USA Politics

Trump revelation of intelligence to Russia: Three key questions

Putting it in perspective

News that President Trump shared highly classified intelligence with top Russian officials last week has rocked Washington. What are the relevant questions?

This handout photo released by the Russian Ministry of Foreign Affairs, shows President Donald Trump meeting with Russian Foreign Minister Sergey Lavrov in the Oval Office of the White House in Washington, on Wednesday, May 10, 2017. The Washington Post, citing current and former US officials, has reported that Trump jeopardized a critical source of intelligence on IS in his conversations with the Russian foreign minister and the Russian ambassador to the US. They say Trump offered details about an IS terror threat related to the use of laptop computers on aircraft.
Russian Foreign Ministry via AP
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Reports that President Trump revealed secret information to Russia are the latest startling development in the deepening story of a US chief executive who continues to burst through the norms that have long defined acceptable White House behavior.

By definition, Mr. Trump’s reported discussion of an Islamic State plot with Russian Foreign Minister Sergey Lavrov and Ambassador Sergey Kislyak isn’t illegal. Presidents are at the top of the mountain of classified information and can declassify and even publicize secrets at will.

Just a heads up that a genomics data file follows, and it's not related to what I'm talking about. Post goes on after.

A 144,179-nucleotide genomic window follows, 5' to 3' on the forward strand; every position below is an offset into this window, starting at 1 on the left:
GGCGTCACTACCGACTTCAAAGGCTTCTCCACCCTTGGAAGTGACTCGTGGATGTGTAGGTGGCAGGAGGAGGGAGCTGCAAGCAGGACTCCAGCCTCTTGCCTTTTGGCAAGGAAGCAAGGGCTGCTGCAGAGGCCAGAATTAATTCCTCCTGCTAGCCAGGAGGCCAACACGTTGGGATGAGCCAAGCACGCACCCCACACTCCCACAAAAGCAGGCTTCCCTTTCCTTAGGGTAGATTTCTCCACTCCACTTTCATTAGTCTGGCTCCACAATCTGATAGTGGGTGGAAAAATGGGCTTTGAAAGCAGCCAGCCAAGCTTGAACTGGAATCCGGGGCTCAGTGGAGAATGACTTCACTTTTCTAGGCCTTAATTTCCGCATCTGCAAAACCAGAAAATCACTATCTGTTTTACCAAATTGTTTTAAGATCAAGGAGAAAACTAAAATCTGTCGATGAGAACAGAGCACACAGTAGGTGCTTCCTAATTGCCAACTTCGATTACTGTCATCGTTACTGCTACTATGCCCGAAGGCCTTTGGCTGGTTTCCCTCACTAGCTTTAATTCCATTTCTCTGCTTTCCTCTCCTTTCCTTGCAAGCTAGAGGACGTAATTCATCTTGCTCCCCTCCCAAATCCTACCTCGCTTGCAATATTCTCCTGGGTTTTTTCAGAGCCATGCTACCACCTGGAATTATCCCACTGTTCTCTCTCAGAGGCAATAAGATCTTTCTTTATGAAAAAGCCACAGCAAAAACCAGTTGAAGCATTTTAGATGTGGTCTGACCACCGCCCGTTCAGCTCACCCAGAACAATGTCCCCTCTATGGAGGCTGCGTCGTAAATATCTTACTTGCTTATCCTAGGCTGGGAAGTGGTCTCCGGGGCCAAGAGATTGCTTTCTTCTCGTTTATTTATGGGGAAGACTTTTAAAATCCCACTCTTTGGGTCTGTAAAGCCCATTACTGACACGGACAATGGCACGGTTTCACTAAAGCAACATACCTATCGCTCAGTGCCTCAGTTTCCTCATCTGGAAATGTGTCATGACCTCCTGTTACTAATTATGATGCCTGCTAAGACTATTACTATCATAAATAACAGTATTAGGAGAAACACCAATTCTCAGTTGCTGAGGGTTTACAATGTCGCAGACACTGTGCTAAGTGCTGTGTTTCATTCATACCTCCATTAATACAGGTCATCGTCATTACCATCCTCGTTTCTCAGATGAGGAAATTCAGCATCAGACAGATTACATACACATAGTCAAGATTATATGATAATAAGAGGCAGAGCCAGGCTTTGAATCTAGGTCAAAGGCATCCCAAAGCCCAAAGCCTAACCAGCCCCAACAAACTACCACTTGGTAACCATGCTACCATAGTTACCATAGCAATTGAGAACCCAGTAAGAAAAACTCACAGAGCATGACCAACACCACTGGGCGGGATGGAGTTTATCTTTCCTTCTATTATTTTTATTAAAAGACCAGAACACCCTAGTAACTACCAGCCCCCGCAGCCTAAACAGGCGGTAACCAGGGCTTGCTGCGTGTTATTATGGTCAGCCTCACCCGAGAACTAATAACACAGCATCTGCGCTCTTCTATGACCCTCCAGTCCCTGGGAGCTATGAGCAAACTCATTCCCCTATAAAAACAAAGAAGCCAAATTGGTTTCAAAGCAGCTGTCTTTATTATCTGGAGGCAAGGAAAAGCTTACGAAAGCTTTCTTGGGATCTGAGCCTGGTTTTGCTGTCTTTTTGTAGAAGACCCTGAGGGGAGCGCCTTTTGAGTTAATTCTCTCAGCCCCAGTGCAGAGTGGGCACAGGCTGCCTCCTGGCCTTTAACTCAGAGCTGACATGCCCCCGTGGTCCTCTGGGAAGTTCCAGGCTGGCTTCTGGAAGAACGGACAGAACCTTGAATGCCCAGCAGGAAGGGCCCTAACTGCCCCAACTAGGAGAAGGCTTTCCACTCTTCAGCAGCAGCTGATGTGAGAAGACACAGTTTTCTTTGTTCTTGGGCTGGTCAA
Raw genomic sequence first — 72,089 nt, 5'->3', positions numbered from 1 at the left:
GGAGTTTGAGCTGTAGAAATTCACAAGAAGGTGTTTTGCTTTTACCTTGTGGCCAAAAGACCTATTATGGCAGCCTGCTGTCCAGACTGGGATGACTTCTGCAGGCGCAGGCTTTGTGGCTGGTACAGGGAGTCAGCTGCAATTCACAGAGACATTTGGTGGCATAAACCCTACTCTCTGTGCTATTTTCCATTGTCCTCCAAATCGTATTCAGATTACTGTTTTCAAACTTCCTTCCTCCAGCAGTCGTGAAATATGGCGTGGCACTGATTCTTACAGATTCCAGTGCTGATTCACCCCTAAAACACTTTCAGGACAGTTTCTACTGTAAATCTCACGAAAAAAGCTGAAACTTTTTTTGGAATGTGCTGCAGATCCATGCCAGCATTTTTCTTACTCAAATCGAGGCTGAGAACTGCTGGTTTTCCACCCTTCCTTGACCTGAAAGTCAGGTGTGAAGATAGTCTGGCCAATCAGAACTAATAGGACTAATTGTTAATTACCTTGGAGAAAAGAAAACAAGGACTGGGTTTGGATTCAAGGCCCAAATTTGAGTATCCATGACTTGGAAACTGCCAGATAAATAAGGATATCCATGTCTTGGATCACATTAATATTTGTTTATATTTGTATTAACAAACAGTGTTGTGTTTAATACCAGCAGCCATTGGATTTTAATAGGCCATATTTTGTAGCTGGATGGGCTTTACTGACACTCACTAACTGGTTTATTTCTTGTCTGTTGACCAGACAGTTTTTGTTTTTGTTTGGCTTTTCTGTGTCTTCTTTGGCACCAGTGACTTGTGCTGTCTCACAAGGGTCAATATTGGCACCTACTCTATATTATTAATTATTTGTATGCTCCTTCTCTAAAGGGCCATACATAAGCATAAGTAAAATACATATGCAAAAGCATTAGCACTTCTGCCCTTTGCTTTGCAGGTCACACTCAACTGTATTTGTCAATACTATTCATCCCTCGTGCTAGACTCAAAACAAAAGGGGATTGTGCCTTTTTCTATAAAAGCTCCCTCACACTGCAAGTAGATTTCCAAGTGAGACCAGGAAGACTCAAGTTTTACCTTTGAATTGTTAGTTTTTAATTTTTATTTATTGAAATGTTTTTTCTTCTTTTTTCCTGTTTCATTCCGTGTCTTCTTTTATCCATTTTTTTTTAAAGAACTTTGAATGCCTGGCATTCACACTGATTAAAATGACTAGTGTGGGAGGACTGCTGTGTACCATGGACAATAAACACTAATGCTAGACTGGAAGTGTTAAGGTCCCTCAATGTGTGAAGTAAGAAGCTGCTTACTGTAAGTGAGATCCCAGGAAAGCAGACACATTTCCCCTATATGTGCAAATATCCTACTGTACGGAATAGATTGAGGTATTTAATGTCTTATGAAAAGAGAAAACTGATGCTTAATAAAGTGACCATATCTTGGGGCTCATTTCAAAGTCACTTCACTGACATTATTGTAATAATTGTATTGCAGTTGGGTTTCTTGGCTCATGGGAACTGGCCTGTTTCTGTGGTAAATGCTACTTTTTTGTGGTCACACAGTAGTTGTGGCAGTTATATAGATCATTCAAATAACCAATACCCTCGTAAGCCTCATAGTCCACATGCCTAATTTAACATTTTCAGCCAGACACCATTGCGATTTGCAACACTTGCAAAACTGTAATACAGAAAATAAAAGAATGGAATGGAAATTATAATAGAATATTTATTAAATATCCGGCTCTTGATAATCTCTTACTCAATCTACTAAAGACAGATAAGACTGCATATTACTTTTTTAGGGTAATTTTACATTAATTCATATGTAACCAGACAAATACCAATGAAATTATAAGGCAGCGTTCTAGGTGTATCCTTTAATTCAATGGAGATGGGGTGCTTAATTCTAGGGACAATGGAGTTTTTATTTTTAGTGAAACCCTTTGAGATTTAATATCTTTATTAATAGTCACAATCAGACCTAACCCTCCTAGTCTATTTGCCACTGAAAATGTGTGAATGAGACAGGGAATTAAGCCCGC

The larger issue is whether this incident was a good idea, or a disastrous slip that could undermine the trust of US allies, and challenge Republican support for the president's broader agenda?

Answers to some key questions could determine Washington’s path ahead:

What was leaked? On the surface, it seems Trump made a contained reference to an Islamic State plan involving electronic devices and explosives, and a particular city within ISIS territory – highly sensitive information obtained from a US ally. The ability of national intelligence agencies to spin gold from the thinnest of threads is incredible; US analysts can look at a stray tree or bridge and determine where a photo of North Korea’s Kim Jung-un was taken. Was Trump’s aside to the Russians enough to lead them back to the sources and methods used to gather the info? Will that ally continue to provide the US with intel on ISIS now? 

Why did Trump leak it? So far there are two competing narratives of the motives in this case. To Trump’s critics, this was idle boasting, Trump trying to show the Russians how much he knows. In that case the leak was a risk with no upside. But in a series of tweets on Tuesday morning Trump seemed to indicate that it was a purposeful demonstration of good will to try and win Russian support for US national objectives. Could that work?

Who leaked about the leak? In Washington, leaks have a purpose. The sources who told the Washington Post about this incident have reasons of their own for making this information public. In this case, the shocking thing was the speed with which other news organizations, from The New York Times to Buzzfeed, confirmed the information. The most likely explanation is that there are some high-ranking officials who are using this method to try and corral Trump’s free-wheeling interactions with foreign leaders. Why do they think that’s a danger? Will they ever go public?